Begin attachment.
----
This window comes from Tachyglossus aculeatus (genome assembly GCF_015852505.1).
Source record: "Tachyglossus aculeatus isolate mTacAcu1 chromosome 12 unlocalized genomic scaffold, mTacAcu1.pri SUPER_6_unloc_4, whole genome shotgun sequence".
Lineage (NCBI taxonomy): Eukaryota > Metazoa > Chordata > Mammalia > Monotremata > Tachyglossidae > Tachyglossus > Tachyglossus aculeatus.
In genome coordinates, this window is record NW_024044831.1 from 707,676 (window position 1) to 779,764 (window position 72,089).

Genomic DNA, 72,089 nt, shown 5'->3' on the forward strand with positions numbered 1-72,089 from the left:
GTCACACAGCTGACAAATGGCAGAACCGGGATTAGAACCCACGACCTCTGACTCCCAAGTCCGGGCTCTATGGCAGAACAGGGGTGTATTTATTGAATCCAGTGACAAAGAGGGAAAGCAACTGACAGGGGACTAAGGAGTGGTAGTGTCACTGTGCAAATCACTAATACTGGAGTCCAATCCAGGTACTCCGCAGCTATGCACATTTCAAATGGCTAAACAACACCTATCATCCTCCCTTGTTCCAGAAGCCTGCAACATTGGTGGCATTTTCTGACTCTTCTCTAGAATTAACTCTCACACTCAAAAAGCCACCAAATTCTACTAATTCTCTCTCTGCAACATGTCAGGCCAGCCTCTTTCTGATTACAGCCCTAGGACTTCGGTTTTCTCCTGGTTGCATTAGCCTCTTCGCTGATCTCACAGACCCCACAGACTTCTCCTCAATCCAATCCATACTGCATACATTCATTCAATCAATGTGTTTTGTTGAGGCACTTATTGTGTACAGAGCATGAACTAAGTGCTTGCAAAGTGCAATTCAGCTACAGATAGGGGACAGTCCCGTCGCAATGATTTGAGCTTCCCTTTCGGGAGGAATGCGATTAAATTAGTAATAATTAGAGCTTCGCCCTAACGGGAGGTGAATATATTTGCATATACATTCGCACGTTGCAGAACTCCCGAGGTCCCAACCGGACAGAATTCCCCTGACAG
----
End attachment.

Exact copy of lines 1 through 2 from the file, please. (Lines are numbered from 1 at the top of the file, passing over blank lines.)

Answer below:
This window comes from Tachyglossus aculeatus (genome assembly GCF_015852505.1).
Source record: "Tachyglossus aculeatus isolate mTacAcu1 chromosome 12 unlocalized genomic scaffold, mTacAcu1.pri SUPER_6_unloc_4, whole genome shotgun sequence".